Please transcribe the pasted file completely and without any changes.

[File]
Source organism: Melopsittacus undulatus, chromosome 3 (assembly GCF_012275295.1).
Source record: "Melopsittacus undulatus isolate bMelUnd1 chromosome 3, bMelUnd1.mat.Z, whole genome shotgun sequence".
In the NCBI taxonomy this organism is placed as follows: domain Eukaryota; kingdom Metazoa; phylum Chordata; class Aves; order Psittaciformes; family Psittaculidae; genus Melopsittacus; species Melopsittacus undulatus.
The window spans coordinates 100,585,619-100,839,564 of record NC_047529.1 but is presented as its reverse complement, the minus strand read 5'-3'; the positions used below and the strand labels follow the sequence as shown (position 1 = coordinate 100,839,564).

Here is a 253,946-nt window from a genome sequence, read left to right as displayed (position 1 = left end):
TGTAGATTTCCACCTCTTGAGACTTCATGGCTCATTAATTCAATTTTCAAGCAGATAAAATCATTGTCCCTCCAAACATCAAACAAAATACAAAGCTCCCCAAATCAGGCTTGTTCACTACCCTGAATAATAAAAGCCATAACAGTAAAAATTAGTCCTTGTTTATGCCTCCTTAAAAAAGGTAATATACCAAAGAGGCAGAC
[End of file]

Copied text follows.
Source organism: Melopsittacus undulatus, chromosome 3 (assembly GCF_012275295.1).
Source record: "Melopsittacus undulatus isolate bMelUnd1 chromosome 3, bMelUnd1.mat.Z, whole genome shotgun sequence".
In the NCBI taxonomy this organism is placed as follows: domain Eukaryota; kingdom Metazoa; phylum Chordata; class Aves; order Psittaciformes; family Psittaculidae; genus Melopsittacus; species Melopsittacus undulatus.
The window spans coordinates 100,585,619-100,839,564 of record NC_047529.1 but is presented as its reverse complement, the minus strand read 5'-3'; the positions used below and the strand labels follow the sequence as shown (position 1 = coordinate 100,839,564).

Here is a 253,946-nt window from a genome sequence, read left to right as displayed (position 1 = left end):
TGTAGATTTCCACCTCTTGAGACTTCATGGCTCATTAATTCAATTTTCAAGCAGATAAAATCATTGTCCCTCCAAACATCAAACAAAATACAAAGCTCCCCAAATCAGGCTTGTTCACTACCCTGAATAATAAAAGCCATAACAGTAAAAATTAGTCCTTGTTTATGCCTCCTTAAAAAAGGTAATATACCAAAGAGGCAGAC